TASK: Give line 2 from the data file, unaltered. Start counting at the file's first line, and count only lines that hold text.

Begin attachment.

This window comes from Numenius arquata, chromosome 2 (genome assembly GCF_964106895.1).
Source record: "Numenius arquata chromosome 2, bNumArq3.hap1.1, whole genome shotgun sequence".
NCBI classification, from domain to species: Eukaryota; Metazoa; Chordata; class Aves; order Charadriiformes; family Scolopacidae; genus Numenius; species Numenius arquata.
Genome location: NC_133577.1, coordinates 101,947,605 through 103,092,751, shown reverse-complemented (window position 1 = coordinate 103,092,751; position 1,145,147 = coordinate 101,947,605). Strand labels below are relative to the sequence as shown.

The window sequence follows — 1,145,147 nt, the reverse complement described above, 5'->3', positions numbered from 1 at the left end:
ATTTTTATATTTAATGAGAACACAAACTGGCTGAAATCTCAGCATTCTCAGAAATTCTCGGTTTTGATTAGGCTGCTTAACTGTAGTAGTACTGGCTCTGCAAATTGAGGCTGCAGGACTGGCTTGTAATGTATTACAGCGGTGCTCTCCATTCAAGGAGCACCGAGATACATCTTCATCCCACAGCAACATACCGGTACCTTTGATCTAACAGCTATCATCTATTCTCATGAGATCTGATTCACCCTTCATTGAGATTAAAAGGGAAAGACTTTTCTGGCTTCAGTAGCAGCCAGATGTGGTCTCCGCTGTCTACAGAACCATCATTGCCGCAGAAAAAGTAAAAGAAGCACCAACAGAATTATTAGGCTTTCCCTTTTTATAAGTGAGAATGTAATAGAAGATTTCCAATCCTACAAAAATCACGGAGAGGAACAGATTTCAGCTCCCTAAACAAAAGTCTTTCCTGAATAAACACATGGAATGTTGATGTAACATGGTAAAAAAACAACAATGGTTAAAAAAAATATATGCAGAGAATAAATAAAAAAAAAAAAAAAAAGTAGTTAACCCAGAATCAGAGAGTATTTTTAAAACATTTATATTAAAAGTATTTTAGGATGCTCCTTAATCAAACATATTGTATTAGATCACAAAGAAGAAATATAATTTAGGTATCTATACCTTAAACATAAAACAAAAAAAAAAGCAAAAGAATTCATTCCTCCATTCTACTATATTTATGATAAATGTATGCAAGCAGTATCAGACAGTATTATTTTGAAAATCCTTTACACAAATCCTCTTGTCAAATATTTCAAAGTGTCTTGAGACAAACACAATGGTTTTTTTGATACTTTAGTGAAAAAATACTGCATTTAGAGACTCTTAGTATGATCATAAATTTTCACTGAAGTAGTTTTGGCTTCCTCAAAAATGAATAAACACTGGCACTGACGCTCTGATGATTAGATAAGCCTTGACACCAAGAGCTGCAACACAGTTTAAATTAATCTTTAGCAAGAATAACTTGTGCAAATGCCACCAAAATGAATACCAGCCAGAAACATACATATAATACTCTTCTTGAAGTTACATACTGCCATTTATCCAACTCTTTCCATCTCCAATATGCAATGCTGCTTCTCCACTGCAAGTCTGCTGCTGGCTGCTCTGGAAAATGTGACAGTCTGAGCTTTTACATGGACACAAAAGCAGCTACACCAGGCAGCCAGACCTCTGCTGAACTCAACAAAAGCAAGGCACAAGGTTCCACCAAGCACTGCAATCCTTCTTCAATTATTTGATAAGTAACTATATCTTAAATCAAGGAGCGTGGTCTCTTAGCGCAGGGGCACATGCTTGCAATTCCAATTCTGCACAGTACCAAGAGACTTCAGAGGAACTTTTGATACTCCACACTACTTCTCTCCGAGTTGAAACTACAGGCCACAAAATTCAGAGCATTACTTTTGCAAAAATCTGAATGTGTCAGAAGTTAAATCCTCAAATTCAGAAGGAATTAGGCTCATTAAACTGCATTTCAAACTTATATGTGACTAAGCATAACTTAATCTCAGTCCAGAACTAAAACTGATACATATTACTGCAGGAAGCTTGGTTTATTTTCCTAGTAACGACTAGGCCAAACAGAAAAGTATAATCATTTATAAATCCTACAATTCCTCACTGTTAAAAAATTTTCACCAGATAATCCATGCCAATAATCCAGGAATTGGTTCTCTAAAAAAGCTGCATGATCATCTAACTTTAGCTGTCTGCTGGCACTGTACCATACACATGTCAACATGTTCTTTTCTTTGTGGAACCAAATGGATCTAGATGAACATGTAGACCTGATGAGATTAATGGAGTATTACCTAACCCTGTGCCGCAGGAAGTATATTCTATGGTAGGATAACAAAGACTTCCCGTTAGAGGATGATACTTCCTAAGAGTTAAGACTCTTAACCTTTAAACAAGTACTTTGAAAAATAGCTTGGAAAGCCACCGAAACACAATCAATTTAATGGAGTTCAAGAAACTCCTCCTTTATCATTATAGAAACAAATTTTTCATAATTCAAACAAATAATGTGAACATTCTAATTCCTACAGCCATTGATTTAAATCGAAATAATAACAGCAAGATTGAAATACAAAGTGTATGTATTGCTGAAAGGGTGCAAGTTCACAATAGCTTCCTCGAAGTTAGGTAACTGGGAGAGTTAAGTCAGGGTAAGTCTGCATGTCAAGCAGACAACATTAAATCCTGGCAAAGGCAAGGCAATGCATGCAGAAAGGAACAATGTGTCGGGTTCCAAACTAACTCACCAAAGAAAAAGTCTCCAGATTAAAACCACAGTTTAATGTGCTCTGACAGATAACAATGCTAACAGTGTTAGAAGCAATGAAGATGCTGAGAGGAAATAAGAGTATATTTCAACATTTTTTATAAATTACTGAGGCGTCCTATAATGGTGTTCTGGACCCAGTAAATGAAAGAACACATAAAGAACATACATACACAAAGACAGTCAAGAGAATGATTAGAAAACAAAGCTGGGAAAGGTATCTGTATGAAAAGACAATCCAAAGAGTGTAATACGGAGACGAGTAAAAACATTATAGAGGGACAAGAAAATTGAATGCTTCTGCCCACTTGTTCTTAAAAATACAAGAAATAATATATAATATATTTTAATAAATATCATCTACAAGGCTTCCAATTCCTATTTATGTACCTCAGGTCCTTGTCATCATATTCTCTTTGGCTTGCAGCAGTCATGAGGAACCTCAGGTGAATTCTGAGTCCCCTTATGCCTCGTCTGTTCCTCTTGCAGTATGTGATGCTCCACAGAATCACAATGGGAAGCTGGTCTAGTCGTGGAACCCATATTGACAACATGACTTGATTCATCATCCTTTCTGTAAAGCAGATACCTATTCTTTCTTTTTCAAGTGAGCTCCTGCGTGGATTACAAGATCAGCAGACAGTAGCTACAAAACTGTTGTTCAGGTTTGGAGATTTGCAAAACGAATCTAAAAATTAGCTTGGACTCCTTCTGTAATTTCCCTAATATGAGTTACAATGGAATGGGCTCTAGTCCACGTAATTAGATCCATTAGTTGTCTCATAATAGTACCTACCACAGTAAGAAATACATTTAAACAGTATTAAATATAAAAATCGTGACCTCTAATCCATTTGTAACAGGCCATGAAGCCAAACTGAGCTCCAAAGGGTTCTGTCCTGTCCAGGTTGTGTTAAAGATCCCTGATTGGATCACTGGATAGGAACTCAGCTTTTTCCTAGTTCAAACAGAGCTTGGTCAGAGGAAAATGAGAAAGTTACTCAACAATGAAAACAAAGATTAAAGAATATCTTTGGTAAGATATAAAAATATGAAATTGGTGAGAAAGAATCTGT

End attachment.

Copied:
Source record: "Numenius arquata chromosome 2, bNumArq3.hap1.1, whole genome shotgun sequence".